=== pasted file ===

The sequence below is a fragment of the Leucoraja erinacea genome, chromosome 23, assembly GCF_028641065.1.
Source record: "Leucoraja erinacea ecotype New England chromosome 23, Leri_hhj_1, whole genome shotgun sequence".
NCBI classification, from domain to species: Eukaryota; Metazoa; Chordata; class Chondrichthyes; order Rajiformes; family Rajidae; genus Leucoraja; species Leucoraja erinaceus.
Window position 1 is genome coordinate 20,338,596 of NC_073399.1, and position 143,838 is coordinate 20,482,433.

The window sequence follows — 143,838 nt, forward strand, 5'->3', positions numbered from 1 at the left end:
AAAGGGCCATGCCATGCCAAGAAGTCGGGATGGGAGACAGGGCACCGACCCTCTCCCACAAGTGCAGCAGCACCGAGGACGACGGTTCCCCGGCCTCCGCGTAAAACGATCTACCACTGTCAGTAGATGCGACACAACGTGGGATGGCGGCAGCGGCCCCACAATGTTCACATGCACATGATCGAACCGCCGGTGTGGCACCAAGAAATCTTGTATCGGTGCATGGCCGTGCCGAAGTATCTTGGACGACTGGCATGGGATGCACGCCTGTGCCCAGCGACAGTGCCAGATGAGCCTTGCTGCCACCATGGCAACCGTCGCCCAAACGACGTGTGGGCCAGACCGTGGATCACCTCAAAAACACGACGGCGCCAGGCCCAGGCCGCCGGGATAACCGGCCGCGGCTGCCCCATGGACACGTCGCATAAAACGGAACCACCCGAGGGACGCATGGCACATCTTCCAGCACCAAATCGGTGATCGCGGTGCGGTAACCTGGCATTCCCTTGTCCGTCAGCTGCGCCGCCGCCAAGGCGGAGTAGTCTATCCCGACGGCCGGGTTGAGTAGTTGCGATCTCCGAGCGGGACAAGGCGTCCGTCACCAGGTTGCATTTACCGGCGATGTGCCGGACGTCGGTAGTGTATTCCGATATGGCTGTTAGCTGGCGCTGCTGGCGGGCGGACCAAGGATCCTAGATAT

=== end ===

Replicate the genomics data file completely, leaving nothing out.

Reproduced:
The sequence below is a fragment of the Leucoraja erinacea genome, chromosome 23, assembly GCF_028641065.1.
Source record: "Leucoraja erinacea ecotype New England chromosome 23, Leri_hhj_1, whole genome shotgun sequence".
NCBI classification, from domain to species: Eukaryota; Metazoa; Chordata; class Chondrichthyes; order Rajiformes; family Rajidae; genus Leucoraja; species Leucoraja erinaceus.
Window position 1 is genome coordinate 20,338,596 of NC_073399.1, and position 143,838 is coordinate 20,482,433.

The window sequence follows — 143,838 nt, forward strand, 5'->3', positions numbered from 1 at the left end:
AAAGGGCCATGCCATGCCAAGAAGTCGGGATGGGAGACAGGGCACCGACCCTCTCCCACAAGTGCAGCAGCACCGAGGACGACGGTTCCCCGGCCTCCGCGTAAAACGATCTACCACTGTCAGTAGATGCGACACAACGTGGGATGGCGGCAGCGGCCCCACAATGTTCACATGCACATGATCGAACCGCCGGTGTGGCACCAAGAAATCTTGTATCGGTGCATGGCCGTGCCGAAGTATCTTGGACGACTGGCATGGGATGCACGCCTGTGCCCAGCGACAGTGCCAGATGAGCCTTGCTGCCACCATGGCAACCGTCGCCCAAACGACGTGTGGGCCAGACCGTGGATCACCTCAAAAACACGACGGCGCCAGGCCCAGGCCGCCGGGATAACCGGCCGCGGCTGCCCCATGGACACGTCGCATAAAACGGAACCACCCGAGGGACGCATGGCACATCTTCCAGCACCAAATCGGTGATCGCGGTGCGGTAACCTGGCATTCCCTTGTCCGTCAGCTGCGCCGCCGCCAAGGCGGAGTAGTCTATCCCGACGGCCGGGTTGAGTAGTTGCGATCTCCGAGCGGGACAAGGCGTCCGTCACCAGGTTGCATTTACCGGCGATGTGCCGGACGTCGGTAGTGTATTCCGATATGGCTGTTAGCTGGCGCTGCTGGCGGGCGGACCAAGGATCCTAGATAT